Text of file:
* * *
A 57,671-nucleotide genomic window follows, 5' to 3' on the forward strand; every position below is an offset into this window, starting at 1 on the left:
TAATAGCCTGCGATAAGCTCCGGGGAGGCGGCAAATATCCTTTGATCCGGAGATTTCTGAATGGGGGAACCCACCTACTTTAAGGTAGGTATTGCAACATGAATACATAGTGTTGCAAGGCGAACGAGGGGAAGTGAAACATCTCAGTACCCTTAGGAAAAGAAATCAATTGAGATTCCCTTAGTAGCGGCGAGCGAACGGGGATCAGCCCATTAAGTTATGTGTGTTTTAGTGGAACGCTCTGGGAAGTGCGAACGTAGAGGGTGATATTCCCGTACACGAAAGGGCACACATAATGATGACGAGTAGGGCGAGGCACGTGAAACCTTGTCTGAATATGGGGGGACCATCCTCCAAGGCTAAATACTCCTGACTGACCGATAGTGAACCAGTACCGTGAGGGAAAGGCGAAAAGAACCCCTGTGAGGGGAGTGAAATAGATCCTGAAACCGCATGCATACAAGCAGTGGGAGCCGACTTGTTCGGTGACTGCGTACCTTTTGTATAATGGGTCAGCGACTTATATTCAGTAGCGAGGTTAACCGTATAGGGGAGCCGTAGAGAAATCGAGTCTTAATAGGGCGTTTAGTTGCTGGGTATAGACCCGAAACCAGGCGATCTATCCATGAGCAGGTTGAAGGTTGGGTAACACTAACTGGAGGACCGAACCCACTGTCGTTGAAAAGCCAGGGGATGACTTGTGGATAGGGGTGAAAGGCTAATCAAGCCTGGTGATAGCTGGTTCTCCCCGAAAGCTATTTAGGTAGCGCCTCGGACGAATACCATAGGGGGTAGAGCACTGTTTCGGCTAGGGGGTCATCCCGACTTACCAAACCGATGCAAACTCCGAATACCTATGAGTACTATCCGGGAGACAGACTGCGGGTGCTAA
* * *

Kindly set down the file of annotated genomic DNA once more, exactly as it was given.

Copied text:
A 57,671-nucleotide genomic window follows, 5' to 3' on the forward strand; every position below is an offset into this window, starting at 1 on the left:
TAATAGCCTGCGATAAGCTCCGGGGAGGCGGCAAATATCCTTTGATCCGGAGATTTCTGAATGGGGGAACCCACCTACTTTAAGGTAGGTATTGCAACATGAATACATAGTGTTGCAAGGCGAACGAGGGGAAGTGAAACATCTCAGTACCCTTAGGAAAAGAAATCAATTGAGATTCCCTTAGTAGCGGCGAGCGAACGGGGATCAGCCCATTAAGTTATGTGTGTTTTAGTGGAACGCTCTGGGAAGTGCGAACGTAGAGGGTGATATTCCCGTACACGAAAGGGCACACATAATGATGACGAGTAGGGCGAGGCACGTGAAACCTTGTCTGAATATGGGGGGACCATCCTCCAAGGCTAAATACTCCTGACTGACCGATAGTGAACCAGTACCGTGAGGGAAAGGCGAAAAGAACCCCTGTGAGGGGAGTGAAATAGATCCTGAAACCGCATGCATACAAGCAGTGGGAGCCGACTTGTTCGGTGACTGCGTACCTTTTGTATAATGGGTCAGCGACTTATATTCAGTAGCGAGGTTAACCGTATAGGGGAGCCGTAGAGAAATCGAGTCTTAATAGGGCGTTTAGTTGCTGGGTATAGACCCGAAACCAGGCGATCTATCCATGAGCAGGTTGAAGGTTGGGTAACACTAACTGGAGGACCGAACCCACTGTCGTTGAAAAGCCAGGGGATGACTTGTGGATAGGGGTGAAAGGCTAATCAAGCCTGGTGATAGCTGGTTCTCCCCGAAAGCTATTTAGGTAGCGCCTCGGACGAATACCATAGGGGGTAGAGCACTGTTTCGGCTAGGGGGTCATCCCGACTTACCAAACCGATGCAAACTCCGAATACCTATGAGTACTATCCGGGAGACAGACTGCGGGTGCTAA